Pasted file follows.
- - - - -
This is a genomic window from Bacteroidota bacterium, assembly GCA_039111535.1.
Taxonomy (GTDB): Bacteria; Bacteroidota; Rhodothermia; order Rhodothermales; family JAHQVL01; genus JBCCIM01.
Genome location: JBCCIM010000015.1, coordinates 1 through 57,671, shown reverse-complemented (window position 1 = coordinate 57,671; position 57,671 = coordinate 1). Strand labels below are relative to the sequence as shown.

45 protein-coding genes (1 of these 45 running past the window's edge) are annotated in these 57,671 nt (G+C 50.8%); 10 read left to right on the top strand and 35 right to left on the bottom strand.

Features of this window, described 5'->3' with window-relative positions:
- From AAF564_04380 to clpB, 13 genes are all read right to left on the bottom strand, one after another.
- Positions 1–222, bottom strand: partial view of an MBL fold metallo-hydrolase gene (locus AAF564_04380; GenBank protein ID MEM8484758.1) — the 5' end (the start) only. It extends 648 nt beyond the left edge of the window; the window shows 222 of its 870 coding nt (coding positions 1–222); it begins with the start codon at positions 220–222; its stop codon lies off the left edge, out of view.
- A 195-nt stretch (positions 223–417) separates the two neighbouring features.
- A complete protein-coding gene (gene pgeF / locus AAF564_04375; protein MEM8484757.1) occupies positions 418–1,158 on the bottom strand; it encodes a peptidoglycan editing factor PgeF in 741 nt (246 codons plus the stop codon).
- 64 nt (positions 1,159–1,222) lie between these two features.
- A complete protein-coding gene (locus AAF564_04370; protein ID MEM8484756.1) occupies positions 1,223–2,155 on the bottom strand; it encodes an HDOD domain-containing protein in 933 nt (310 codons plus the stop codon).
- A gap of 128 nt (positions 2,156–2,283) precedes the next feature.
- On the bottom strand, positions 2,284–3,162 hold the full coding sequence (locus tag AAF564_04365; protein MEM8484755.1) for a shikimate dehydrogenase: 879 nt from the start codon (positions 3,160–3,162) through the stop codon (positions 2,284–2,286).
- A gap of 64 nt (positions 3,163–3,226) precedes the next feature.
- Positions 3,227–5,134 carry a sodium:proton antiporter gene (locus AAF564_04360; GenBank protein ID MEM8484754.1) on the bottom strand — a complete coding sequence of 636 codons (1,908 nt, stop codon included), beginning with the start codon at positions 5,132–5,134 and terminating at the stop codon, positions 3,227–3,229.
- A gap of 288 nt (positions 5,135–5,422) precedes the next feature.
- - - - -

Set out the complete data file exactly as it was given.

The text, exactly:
This is a genomic window from Bacteroidota bacterium, assembly GCA_039111535.1.
Taxonomy (GTDB): Bacteria; Bacteroidota; Rhodothermia; order Rhodothermales; family JAHQVL01; genus JBCCIM01.
Genome location: JBCCIM010000015.1, coordinates 1 through 57,671, shown reverse-complemented (window position 1 = coordinate 57,671; position 57,671 = coordinate 1). Strand labels below are relative to the sequence as shown.

45 protein-coding genes (1 of these 45 running past the window's edge) are annotated in these 57,671 nt (G+C 50.8%); 10 read left to right on the top strand and 35 right to left on the bottom strand.

Features of this window, described 5'->3' with window-relative positions:
- From AAF564_04380 to clpB, 13 genes are all read right to left on the bottom strand, one after another.
- Positions 1–222, bottom strand: partial view of an MBL fold metallo-hydrolase gene (locus AAF564_04380; GenBank protein ID MEM8484758.1) — the 5' end (the start) only. It extends 648 nt beyond the left edge of the window; the window shows 222 of its 870 coding nt (coding positions 1–222); it begins with the start codon at positions 220–222; its stop codon lies off the left edge, out of view.
- A 195-nt stretch (positions 223–417) separates the two neighbouring features.
- A complete protein-coding gene (gene pgeF / locus AAF564_04375; protein MEM8484757.1) occupies positions 418–1,158 on the bottom strand; it encodes a peptidoglycan editing factor PgeF in 741 nt (246 codons plus the stop codon).
- 64 nt (positions 1,159–1,222) lie between these two features.
- A complete protein-coding gene (locus AAF564_04370; protein ID MEM8484756.1) occupies positions 1,223–2,155 on the bottom strand; it encodes an HDOD domain-containing protein in 933 nt (310 codons plus the stop codon).
- A gap of 128 nt (positions 2,156–2,283) precedes the next feature.
- On the bottom strand, positions 2,284–3,162 hold the full coding sequence (locus tag AAF564_04365; protein MEM8484755.1) for a shikimate dehydrogenase: 879 nt from the start codon (positions 3,160–3,162) through the stop codon (positions 2,284–2,286).
- A gap of 64 nt (positions 3,163–3,226) precedes the next feature.
- Positions 3,227–5,134 carry a sodium:proton antiporter gene (locus AAF564_04360; GenBank protein ID MEM8484754.1) on the bottom strand — a complete coding sequence of 636 codons (1,908 nt, stop codon included), beginning with the start codon at positions 5,132–5,134 and terminating at the stop codon, positions 3,227–3,229.
- A gap of 288 nt (positions 5,135–5,422) precedes the next feature.